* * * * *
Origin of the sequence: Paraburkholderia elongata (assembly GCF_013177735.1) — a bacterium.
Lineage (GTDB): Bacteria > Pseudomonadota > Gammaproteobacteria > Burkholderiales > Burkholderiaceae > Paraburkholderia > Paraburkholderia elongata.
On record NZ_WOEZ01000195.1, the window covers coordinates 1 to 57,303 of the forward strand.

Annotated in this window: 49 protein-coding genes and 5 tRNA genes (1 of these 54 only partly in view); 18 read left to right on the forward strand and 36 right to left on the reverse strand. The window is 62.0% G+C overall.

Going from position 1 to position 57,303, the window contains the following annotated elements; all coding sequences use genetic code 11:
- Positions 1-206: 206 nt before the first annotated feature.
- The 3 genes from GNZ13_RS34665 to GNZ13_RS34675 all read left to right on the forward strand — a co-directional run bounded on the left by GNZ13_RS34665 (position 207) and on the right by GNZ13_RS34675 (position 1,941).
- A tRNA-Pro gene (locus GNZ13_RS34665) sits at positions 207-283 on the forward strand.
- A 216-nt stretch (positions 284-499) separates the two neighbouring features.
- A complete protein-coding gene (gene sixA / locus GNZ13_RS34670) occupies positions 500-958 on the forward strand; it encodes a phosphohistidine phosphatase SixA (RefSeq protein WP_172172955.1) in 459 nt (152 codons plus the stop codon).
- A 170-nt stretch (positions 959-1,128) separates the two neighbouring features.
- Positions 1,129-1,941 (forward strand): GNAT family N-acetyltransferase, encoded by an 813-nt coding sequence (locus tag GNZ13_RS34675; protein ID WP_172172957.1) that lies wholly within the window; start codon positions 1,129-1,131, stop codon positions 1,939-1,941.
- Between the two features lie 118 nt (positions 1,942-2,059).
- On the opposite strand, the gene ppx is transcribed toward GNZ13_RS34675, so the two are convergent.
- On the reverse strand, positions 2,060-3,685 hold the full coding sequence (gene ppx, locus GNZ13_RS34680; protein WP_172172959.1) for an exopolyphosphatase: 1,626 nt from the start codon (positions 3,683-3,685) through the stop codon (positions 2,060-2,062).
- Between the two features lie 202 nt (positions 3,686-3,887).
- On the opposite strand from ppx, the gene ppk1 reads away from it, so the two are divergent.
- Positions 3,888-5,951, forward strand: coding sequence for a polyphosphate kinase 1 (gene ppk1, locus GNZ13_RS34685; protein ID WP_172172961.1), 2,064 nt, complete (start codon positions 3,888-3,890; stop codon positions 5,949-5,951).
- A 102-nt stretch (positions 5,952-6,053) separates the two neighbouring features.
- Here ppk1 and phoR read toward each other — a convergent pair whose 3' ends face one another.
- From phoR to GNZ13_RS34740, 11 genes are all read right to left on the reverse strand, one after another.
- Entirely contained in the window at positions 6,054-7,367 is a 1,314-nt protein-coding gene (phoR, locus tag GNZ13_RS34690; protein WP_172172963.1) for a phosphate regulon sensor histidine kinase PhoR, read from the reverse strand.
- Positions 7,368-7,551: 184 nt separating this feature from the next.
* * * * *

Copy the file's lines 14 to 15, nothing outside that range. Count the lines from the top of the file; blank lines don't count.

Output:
- On the opposite strand, the gene ppx is transcribed toward GNZ13_RS34675, so the two are convergent.
- On the reverse strand, positions 2,060-3,685 hold the full coding sequence (gene ppx, locus GNZ13_RS34680; protein WP_172172959.1) for an exopolyphosphatase: 1,626 nt from the start codon (positions 3,683-3,685) through the stop codon (positions 2,060-2,062).